4-H leaders learn about G-tech

4-H leaders learn about G-tech

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US: Small teams of educators designed strategies to fit foam gliders with keychain cameras to replicate video fly-bys as part of the 2014 Geospatial In-Service workshop, attended by 11 4-H educators and leaders on campus June 10-12.

The workshop, hosted by the Institute for Resource Information Sciences (IRIS) extension, taught 4-H educators, volunteer leaders and youth leaders about global positioning systems (GPS), geographic information systems and remote sensing tools, which participants plan to introduce to their New York counties through 4-H, a program of Cornell Cooperative Extension (CCE).

“One of the [workshop] goals is to build capacity in our 4-H system using the tools of GPS science and technology for youth and community betterment,” said Susan Hoskins, senior extension associate at IRIS who leads the 4-H Geospatial Sciences program. “In our everyday lives, GPS science and technology is embedded in everything we do” – within applications in cell phones and computers, for example, so it is important to expose young people to these technologies, she added.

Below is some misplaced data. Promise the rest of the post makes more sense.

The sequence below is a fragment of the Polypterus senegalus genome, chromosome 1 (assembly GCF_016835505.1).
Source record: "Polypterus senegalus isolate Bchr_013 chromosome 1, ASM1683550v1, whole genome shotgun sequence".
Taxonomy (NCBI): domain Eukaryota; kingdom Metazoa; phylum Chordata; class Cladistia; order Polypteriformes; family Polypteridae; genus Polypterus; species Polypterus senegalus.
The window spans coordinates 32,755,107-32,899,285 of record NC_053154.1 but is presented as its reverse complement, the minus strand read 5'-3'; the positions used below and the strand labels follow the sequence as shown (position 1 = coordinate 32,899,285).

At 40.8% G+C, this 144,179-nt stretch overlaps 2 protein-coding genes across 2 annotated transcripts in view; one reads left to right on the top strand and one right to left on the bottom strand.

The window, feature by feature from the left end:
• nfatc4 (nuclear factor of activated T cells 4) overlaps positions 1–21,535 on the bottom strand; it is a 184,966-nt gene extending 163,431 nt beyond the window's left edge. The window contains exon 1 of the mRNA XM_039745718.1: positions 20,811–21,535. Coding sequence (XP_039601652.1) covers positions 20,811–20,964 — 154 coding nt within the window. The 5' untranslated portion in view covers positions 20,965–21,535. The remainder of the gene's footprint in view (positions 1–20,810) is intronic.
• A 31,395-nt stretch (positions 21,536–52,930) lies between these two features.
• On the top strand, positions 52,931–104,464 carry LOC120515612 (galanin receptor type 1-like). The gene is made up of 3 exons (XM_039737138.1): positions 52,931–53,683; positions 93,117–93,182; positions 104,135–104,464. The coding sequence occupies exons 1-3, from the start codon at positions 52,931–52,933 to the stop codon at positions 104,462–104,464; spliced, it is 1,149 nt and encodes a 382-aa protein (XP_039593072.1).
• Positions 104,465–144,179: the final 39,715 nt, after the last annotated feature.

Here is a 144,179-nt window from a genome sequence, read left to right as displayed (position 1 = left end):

In one lesson, participants learned how to map projects in their own communities. They used an online mapping interface on computer tablets to collect data on challenges to accessibility on a pathway between two buildings on Cornell’s campus. “We exposed them to the Web interface and had them collect data, identify issues and make notations,” said Stephen Smith, senior extension associate at IRIS. In the past, educators and 4-H members inventoried fire hydrants in two counties and gave the information to fire and planning departments.

Participants also learned about Adopt-a-Pixel, a NASA and US Geological Survey citizen science project with 4-H, the National Parks Service and the New Mexico Museum of Natural History and Science. Citizens locate ground coordinates and take photos in four directions and up and down, and the photos are entered into a database as ground references for satellite imagery.

Source: Cornell University